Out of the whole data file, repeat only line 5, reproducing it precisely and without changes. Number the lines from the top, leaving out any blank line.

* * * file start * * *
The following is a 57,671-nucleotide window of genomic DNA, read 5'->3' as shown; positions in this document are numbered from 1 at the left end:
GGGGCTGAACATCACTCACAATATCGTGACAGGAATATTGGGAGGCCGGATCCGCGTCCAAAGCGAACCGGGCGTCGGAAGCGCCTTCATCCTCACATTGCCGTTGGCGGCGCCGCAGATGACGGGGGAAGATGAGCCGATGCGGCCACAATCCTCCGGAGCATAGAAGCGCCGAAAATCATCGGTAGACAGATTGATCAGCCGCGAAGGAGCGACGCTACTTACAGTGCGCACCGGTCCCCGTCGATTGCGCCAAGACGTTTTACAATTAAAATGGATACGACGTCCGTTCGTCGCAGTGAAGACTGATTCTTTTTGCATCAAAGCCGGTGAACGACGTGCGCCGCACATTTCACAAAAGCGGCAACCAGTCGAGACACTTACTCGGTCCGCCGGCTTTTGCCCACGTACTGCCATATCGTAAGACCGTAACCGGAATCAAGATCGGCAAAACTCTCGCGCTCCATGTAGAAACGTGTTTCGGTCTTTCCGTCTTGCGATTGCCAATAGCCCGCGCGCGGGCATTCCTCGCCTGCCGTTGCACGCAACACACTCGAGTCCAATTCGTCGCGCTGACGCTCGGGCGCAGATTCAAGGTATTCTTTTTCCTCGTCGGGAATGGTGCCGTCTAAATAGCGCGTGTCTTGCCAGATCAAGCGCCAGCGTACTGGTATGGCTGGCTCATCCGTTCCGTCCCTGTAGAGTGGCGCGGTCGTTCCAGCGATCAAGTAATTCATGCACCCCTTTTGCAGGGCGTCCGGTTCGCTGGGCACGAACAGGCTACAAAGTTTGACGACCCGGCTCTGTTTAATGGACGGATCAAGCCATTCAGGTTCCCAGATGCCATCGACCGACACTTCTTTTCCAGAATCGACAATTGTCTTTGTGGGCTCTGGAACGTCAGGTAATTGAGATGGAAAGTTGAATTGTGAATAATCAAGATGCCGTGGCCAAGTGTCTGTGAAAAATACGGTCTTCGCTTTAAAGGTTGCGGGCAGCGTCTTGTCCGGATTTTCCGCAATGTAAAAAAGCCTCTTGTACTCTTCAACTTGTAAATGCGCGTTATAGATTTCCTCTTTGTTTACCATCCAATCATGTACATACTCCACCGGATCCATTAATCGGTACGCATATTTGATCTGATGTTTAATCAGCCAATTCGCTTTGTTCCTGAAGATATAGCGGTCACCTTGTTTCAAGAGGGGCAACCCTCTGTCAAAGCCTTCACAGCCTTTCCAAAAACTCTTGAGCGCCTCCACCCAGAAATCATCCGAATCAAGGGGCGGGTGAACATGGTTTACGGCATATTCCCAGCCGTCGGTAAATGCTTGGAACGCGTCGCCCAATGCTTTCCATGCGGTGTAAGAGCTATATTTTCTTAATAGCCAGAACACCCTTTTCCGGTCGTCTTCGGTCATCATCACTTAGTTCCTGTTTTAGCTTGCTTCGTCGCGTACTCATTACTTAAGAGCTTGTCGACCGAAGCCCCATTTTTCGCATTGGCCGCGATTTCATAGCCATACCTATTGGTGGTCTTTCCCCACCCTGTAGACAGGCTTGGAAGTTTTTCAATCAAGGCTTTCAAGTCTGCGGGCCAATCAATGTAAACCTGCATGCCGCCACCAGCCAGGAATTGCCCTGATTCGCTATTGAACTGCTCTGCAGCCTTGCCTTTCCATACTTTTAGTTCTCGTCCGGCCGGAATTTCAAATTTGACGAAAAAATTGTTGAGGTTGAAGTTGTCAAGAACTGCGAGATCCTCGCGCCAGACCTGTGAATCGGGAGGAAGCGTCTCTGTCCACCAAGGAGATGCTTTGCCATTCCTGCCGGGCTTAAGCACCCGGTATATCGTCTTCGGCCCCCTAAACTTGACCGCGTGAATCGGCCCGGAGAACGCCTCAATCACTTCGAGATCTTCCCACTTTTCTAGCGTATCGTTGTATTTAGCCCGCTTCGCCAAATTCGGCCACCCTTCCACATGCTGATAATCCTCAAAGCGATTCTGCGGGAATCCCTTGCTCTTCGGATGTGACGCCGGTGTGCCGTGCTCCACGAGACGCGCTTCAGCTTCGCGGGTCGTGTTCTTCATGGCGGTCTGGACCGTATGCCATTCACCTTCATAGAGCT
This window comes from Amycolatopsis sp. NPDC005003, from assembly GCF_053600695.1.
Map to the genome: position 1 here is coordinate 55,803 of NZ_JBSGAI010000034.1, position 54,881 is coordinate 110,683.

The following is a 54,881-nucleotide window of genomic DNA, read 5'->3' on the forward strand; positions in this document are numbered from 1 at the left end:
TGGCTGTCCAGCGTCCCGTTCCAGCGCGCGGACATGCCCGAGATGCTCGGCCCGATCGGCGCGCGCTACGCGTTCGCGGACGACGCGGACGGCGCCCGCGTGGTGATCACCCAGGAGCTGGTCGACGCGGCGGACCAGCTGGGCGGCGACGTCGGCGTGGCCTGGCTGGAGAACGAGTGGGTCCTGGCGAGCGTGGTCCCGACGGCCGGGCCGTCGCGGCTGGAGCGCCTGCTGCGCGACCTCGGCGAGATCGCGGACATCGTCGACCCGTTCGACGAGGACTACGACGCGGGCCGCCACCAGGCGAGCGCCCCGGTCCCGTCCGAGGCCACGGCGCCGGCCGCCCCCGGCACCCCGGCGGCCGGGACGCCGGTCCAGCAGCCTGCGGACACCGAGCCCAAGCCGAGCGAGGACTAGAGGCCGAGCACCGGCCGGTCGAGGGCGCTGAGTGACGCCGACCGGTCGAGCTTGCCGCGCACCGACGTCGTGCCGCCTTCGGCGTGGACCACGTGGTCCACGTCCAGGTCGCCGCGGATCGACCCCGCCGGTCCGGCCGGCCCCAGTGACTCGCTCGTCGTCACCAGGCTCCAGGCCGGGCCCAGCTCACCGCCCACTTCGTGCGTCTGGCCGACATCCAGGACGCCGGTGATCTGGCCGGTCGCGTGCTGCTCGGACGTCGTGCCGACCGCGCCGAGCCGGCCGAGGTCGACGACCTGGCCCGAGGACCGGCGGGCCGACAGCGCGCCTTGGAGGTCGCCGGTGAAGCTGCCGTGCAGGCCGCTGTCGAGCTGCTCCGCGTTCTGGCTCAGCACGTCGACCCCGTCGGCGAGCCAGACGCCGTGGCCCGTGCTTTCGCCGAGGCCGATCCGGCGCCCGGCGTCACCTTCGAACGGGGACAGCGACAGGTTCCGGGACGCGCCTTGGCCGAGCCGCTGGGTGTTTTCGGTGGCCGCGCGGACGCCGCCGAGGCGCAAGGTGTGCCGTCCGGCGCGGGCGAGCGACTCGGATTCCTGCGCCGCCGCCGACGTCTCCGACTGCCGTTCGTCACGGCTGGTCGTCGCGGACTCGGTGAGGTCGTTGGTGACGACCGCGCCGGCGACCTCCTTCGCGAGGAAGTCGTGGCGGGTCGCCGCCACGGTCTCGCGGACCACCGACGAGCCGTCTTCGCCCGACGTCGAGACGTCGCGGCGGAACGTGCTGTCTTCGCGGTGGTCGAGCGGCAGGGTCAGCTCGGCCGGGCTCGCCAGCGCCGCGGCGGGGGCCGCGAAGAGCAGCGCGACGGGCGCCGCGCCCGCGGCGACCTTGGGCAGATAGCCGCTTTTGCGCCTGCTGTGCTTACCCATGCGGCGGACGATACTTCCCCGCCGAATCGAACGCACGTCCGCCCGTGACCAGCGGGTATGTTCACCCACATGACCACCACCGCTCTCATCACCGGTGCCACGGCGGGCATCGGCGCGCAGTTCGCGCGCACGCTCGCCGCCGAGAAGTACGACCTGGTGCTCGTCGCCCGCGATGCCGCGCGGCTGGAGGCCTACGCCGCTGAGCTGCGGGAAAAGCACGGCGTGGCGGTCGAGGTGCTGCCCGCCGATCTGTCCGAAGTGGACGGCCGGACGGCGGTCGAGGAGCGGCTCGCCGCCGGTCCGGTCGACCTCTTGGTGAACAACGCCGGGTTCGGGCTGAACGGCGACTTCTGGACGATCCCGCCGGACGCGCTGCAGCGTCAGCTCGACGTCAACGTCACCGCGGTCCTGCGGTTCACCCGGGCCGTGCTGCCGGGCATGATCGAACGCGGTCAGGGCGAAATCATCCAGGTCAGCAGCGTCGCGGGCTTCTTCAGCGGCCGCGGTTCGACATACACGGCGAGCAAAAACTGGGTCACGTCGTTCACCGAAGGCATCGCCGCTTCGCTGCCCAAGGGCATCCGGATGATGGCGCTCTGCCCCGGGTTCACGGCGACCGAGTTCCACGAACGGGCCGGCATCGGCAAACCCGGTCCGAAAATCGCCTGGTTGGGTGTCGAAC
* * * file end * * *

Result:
The following is a 54,881-nucleotide window of genomic DNA, read 5'->3' on the forward strand; positions in this document are numbered from 1 at the left end: